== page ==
To see what is in front of one's nose needs a constant struggle.
--- George Orwell
Saturday, September 11, 2021
Tens of thousands of stunned, dust-covered office workers surged over the Brooklyn Bridge toward me, the devastated skyline at their backs. It was midmorning, September 11, 2001. The second World Trade Center tower had collapsed 20 minutes before; New York’s two tallest buildings reduced to rubble. I had heard on the radio that as many as six other planes had been hijacked. This later proved untrue. But at that moment, no one knew what might come next.
At 10:45 that morning, City Hall Park was dusted with four inches of ash. Clouds of smoke and dust choked the streets off lower Broadway. A couple of loud “BA-BOOMS” shook the air—exploding ordnance in the arsenal that the U.S. Secret Service kept in its World Trade Center bunker, I learned later. As I stood dumbstruck across from the Woolworth Building on Broadway, a maniacal, motley-clad man in his 30s came out of the clouds. Pushing a cart loaded with bottles of drinking water, he looked like an extra from the film “Mad Max.” He had pulled a red T shirt over his face, completely obscuring it, and was wearing a pair of outsized aviator glasses. I asked him where the Red Cross was and where volunteers should report. “Just pick up some water and give it out,” he shouted, handing me some water bottles and a paper facemask. “God bless you, sir,” he said over his shoulder as he disappeared into the smoke. “God bless you.”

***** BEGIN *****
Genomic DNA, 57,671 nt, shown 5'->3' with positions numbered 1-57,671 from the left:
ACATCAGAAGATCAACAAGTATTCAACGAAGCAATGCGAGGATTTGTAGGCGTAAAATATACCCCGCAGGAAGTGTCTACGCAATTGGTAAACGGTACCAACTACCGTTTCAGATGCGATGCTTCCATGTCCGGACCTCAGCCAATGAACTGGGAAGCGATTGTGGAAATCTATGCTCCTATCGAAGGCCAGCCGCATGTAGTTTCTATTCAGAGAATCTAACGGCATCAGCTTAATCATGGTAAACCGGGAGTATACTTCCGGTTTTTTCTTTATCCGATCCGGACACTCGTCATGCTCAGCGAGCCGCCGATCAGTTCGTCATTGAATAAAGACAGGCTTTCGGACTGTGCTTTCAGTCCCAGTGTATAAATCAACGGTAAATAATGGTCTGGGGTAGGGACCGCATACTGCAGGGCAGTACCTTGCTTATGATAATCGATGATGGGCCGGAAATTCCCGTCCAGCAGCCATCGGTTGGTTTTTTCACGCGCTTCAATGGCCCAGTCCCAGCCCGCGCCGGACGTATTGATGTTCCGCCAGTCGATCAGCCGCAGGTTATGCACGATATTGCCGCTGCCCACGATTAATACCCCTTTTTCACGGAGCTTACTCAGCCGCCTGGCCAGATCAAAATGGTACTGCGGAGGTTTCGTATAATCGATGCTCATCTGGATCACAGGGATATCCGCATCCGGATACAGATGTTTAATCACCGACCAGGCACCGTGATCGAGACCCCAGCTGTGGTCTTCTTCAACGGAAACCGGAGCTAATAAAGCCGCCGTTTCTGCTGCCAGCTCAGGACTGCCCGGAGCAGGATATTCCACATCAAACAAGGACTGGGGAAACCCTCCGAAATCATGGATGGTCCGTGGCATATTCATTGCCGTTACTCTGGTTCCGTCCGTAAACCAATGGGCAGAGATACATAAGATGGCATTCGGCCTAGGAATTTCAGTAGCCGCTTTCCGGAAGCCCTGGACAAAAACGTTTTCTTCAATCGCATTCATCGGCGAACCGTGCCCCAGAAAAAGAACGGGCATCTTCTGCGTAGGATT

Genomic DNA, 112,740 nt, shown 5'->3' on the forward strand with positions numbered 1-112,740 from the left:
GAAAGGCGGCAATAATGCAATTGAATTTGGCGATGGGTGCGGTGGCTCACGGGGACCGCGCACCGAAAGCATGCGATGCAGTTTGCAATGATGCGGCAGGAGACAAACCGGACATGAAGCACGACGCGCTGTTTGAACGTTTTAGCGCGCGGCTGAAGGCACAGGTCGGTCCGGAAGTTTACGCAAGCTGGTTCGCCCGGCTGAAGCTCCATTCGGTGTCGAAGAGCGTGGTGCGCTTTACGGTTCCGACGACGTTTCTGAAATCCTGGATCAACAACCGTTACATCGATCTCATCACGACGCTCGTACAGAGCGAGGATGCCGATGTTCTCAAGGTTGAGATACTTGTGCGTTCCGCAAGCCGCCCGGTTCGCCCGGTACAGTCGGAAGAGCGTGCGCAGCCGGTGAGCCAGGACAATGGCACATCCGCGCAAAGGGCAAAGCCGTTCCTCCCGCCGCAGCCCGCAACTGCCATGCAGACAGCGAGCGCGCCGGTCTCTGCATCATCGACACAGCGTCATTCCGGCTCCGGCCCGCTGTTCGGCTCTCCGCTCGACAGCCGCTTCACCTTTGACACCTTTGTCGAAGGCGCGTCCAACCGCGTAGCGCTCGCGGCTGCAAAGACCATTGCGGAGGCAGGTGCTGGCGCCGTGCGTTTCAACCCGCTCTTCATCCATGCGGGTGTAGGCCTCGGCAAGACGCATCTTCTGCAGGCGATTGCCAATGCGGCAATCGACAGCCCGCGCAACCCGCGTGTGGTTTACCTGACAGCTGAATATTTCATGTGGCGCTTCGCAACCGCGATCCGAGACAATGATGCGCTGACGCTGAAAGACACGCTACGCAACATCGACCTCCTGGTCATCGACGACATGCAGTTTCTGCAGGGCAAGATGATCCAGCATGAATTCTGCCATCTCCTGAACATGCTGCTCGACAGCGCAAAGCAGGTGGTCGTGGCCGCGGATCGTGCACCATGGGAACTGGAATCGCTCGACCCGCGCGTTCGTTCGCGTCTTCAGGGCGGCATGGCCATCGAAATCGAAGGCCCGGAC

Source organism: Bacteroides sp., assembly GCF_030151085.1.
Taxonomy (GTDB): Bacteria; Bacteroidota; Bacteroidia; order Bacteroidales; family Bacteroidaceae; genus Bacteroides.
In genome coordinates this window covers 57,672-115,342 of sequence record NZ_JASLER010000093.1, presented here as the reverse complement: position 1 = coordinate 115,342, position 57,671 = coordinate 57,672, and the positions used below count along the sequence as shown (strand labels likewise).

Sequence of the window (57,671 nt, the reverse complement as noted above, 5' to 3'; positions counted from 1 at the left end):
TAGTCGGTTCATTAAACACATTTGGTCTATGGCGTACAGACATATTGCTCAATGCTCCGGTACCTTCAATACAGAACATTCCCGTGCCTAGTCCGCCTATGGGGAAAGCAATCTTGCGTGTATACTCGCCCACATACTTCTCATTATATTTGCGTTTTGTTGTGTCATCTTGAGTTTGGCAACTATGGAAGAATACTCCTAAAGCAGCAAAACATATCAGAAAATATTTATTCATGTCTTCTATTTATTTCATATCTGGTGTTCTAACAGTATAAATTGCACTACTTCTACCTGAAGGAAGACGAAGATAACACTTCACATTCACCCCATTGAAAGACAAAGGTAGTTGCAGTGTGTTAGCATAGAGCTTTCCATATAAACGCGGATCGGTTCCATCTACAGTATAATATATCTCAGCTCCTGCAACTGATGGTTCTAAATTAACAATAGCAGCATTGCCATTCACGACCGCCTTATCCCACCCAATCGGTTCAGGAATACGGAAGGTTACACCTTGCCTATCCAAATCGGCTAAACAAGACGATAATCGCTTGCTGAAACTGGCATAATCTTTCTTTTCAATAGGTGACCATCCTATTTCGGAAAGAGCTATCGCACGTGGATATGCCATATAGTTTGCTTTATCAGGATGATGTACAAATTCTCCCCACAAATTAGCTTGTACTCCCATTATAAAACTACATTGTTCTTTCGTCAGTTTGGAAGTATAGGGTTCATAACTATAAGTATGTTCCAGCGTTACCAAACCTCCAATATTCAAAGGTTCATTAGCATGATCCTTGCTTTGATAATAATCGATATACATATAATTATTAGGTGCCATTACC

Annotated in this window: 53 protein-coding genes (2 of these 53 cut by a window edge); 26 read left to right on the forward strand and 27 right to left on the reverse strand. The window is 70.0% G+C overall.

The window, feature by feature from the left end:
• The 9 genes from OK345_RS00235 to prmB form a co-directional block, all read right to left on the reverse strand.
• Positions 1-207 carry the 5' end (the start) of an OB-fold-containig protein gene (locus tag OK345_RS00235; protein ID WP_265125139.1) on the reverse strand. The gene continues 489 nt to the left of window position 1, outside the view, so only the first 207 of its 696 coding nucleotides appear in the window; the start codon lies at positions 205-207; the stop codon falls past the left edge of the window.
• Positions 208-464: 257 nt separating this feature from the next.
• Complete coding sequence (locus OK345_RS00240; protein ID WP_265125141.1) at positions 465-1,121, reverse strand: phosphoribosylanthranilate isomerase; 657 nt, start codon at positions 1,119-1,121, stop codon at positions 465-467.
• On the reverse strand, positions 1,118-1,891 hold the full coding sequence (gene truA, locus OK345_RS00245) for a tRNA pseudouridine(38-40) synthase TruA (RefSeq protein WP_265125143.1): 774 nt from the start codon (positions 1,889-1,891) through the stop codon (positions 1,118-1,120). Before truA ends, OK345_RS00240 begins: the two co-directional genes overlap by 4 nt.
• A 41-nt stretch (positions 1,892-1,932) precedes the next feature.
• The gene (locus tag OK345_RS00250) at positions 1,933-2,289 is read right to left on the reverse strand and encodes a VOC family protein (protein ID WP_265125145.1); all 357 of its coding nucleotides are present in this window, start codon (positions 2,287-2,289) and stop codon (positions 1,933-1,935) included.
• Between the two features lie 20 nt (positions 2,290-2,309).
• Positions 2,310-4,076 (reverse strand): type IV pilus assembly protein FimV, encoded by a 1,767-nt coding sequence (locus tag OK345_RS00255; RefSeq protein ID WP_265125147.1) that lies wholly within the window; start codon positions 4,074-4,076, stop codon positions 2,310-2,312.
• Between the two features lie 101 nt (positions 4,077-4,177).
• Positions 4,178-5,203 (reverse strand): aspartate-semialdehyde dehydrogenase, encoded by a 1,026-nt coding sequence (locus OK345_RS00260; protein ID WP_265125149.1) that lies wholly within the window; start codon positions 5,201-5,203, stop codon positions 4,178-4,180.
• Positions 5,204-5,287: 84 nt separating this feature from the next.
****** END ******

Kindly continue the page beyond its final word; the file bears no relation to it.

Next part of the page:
We passed the Federal Reserve Bank, home to a few billion dollars in U.S. gold reserves. There, the acrid fog was so thick we literally bumped into a phalanx of guards with assault weapons at the ready. The adrenaline level was very high all around.